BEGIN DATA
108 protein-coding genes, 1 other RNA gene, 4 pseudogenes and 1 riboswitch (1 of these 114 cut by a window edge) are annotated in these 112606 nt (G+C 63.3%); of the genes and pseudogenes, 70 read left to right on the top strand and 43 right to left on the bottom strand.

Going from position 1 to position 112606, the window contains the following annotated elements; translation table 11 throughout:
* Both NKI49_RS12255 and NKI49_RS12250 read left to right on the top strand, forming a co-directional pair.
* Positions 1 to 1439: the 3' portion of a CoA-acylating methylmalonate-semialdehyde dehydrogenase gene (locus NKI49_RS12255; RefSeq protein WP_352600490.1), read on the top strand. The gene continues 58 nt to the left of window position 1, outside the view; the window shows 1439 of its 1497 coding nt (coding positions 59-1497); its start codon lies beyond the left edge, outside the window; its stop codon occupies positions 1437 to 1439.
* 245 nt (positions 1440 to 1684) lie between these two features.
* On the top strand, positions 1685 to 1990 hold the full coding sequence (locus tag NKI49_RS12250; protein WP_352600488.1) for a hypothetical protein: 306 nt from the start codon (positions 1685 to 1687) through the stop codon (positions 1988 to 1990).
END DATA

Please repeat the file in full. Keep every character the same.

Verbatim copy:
108 protein-coding genes, 1 other RNA gene, 4 pseudogenes and 1 riboswitch (1 of these 114 cut by a window edge) are annotated in these 112606 nt (G+C 63.3%); of the genes and pseudogenes, 70 read left to right on the top strand and 43 right to left on the bottom strand.

Going from position 1 to position 112606, the window contains the following annotated elements; translation table 11 throughout:
* Both NKI49_RS12255 and NKI49_RS12250 read left to right on the top strand, forming a co-directional pair.
* Positions 1 to 1439: the 3' portion of a CoA-acylating methylmalonate-semialdehyde dehydrogenase gene (locus NKI49_RS12255; RefSeq protein WP_352600490.1), read on the top strand. The gene continues 58 nt to the left of window position 1, outside the view; the window shows 1439 of its 1497 coding nt (coding positions 59-1497); its start codon lies beyond the left edge, outside the window; its stop codon occupies positions 1437 to 1439.
* 245 nt (positions 1440 to 1684) lie between these two features.
* On the top strand, positions 1685 to 1990 hold the full coding sequence (locus tag NKI49_RS12250; protein WP_352600488.1) for a hypothetical protein: 306 nt from the start codon (positions 1685 to 1687) through the stop codon (positions 1988 to 1990).